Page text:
Streaming by Japan Performing Arts Foundation (NBS) to January 10, 2022
For all the earlier fireworks of the gala favourites in the second programme of the 16th World Ballet Festival, the most interesting work without doubt is the revival of Maurice Béjart’s 25-minute pas de deux, Les Chaises that closes the performance. Based on the play by Eugène Ionesco and set to the Prelude and ”Liebestod’ from Richard Wagner’s Tristan und Isolde, it was originally created in 1981 for himself and Laura Proença. Most well-known, however, is the pairing of Marcia Haydée and John Neumeier, who performed a revised version for many years from 1984.
Melancholy is writ through the deeply touching ballet, which combines spoken word and dance as it deals with old age and the unavoidable passing of time. Alessandra Ferri and present Béjart Ballet Lausanne artistic director Gil Roman are perfect as the old couple residing in a dream world of empty chairs, where they hold a gathering for imaginary guests, talking of and reliving days long passed, until they finally walk off, presumably to death.
Roman is a fine actor. He speaks the lines from the play clearly, but best is the way he suggests an inability to communicate in any coherent sense with his partner, as Ionescu intended. Ferri is the powerful presence you would expect. Her dancing is exquisite, her classical lines still pinpoint clear, but even when she’s just rushing round the stage rearranging the chairs, you can’t take your eyes off her. Les Chaises is far from the usual gala fare, but a work I would definitely like to see live sometime.
Back to the beginning, and Programme B gets off to a fine classical start with Madoka Sugai (Hamburg Ballet) and Daniil Simkin (American Ballet Theatre and Staatsballett Berlin) in that gala perennial: Victor Gsovsky’s Grand pas classique.
In his post pas de deux interview, Simkin made the point that, there really is nowhere to hide in it, “It’s either clean or it’s not.” It’s not just clean, it’s sparkling. Normally, it’s the virtuosic fireworks that one remembers but, here, the adagio moments are just as dramatic. Sugai’s balances are so finely on pointe you feel she could stay there for ever. Her pirouettes and a series of turning ballonnés are stunning too. As a partner, Simkin was all you could ask for, while also sailing through his own tours and batterie.
Set to the first movement of Franz Joseph Haydn’s Symphony No. 100 in G major (Military), Jorma Elo’s Still of King is a witty, tongue-in-cheek look at the princely role that, in the past at least, was so often relegated to male dancers. Marcelo Gomes (Dresden Semperoper Ballett), on whom it was created ten years ago, draws you in. Constantly shifting between subtle parody (often using those regal ballet gestures we take for granted) and exploding with energy and fine technique, it’s great fun.
From there it is to a rather more conventional prince in the shape of Vadim Muntagirov (The Royal Ballet) being led deliciously into temptation by Elisa Badenes (The Stuttgart Ballet) in the Black Swan Pas de deux from Swan Lake. It was something of a last-minute partnership after Muntagirov was left without a partner, not that you could tell.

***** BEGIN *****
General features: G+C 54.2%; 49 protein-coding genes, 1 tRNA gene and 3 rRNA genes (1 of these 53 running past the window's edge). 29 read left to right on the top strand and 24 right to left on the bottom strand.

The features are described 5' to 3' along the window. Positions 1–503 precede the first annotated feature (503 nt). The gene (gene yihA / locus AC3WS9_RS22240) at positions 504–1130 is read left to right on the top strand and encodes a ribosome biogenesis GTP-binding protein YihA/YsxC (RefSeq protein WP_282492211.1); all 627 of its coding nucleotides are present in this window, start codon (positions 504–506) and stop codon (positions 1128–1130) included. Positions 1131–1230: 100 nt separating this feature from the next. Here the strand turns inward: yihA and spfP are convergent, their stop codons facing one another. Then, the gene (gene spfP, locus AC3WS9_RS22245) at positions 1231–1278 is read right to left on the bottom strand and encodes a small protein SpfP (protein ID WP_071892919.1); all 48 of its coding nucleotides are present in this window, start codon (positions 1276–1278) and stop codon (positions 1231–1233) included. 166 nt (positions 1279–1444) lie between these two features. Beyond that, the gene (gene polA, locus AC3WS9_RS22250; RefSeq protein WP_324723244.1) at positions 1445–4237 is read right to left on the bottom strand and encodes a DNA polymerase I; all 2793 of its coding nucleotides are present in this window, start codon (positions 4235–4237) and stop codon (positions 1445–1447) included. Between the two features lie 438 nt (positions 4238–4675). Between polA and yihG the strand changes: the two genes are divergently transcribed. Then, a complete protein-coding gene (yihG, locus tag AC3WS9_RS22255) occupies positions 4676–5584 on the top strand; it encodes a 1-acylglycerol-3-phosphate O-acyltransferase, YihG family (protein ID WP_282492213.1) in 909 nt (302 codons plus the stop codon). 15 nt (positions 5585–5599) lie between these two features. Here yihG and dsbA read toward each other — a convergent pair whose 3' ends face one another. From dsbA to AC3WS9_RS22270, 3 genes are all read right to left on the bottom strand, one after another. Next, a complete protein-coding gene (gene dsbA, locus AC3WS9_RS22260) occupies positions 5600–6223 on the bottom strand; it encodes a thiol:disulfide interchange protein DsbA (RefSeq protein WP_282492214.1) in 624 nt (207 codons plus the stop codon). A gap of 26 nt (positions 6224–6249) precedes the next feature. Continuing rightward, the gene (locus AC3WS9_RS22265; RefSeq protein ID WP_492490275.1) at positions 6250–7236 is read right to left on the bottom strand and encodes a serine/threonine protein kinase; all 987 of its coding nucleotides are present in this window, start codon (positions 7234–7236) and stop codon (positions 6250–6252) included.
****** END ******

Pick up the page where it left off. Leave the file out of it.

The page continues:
Afterwards, Muntagirov speaks about the conditions under which the dancers had to live in Japan. He explains that all they saw were hotel and theatre, and not allowed to go out at all. Understandable perhaps, but “It’s just a little bit sad,” he says in something of an understatement.
A very different mood is evoked by Ben Stevenson’s Three Preludes, performed by Amandine Albisson and Mathieu Ganio (both Paris Opera Ballet). Although there seems to be a romantic narrative not far beneath its surface, the first movement cool, controlled and reserved in every sense, the barre that is constantly between the dancers a very physical and visible expression of the constraints that hold them back. It does warm up along with the moods of Sergei Rachmaninov’s score, though, and by the closing third movement is quite joyous, her finally carried off overhead as if riding a wave of happiness. Albisson and Ganio get Stevenson’s classical shapes and lines spot on.
It might not have quite the excitement that Kimin Kim and Ekaterina Krysanova produce in Programme A, but more Parisian elegance followed in a second look at the Le Corsaire pas de deux (it also appeared on Programme A), this time with Hannah O’Neill and Mathias Heymann.
Memories of Fred Astaire and Ginger Rogers flood back with the lively and sophisticated ‘I Got Rhythm’ from John Neumeier’s Shall We Dance, a celebration of Broadway and American style, delivered with perfect ease and nonchalance by Sugai and Alexandr Trusch of Hamburg Ballet
The line-up completes with fireworks aplenty from Ekaterina Krysanova (The Bolshoi Ballet) and Kimin Kim (Mariinsky Ballet) in that old gala favourite, the Grand pas de deux from Don Quixote. Kim soars so high on some of his leaps that it’s scarcely believable, while Krysanova’s fouettés are not only taken at warp speed but are spot on too. But as superb as they are, it’s that closing Les Chaises that really stays in the memory.
Presented by the Japan Performing Arts Foundation, The World Ballet Festival is available online to January 10, 2022. Tickets cost ¥6,000 for one programme or ¥11,000 for both, plus a fee ¥420 (approximately £46.20 and £72.80 respectively), available from www.nbs.or.jp.